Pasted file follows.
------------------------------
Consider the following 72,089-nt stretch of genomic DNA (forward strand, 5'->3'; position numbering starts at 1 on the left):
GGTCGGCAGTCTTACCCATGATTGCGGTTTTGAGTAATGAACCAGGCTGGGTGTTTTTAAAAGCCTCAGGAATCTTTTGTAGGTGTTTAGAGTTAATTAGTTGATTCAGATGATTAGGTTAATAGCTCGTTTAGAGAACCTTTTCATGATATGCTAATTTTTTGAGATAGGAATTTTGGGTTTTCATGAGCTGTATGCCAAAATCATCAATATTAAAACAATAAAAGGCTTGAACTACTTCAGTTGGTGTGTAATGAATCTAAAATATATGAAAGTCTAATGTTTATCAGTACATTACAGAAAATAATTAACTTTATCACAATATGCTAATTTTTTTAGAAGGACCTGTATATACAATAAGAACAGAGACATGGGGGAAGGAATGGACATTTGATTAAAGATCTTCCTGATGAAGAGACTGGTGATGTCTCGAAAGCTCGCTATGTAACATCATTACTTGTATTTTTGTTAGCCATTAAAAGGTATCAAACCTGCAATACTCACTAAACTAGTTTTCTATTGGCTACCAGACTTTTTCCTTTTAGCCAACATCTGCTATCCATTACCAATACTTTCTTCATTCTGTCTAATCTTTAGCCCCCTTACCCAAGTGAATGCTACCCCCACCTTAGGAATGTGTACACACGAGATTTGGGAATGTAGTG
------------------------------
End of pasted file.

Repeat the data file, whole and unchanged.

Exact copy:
Consider the following 72,089-nt stretch of genomic DNA (forward strand, 5'->3'; position numbering starts at 1 on the left):
GGTCGGCAGTCTTACCCATGATTGCGGTTTTGAGTAATGAACCAGGCTGGGTGTTTTTAAAAGCCTCAGGAATCTTTTGTAGGTGTTTAGAGTTAATTAGTTGATTCAGATGATTAGGTTAATAGCTCGTTTAGAGAACCTTTTCATGATATGCTAATTTTTTGAGATAGGAATTTTGGGTTTTCATGAGCTGTATGCCAAAATCATCAATATTAAAACAATAAAAGGCTTGAACTACTTCAGTTGGTGTGTAATGAATCTAAAATATATGAAAGTCTAATGTTTATCAGTACATTACAGAAAATAATTAACTTTATCACAATATGCTAATTTTTTTAGAAGGACCTGTATATACAATAAGAACAGAGACATGGGGGAAGGAATGGACATTTGATTAAAGATCTTCCTGATGAAGAGACTGGTGATGTCTCGAAAGCTCGCTATGTAACATCATTACTTGTATTTTTGTTAGCCATTAAAAGGTATCAAACCTGCAATACTCACTAAACTAGTTTTCTATTGGCTACCAGACTTTTTCCTTTTAGCCAACATCTGCTATCCATTACCAATACTTTCTTCATTCTGTCTAATCTTTAGCCCCCTTACCCAAGTGAATGCTACCCCCACCTTAGGAATGTGTACACACGAGATTTGGGAATGTAGTG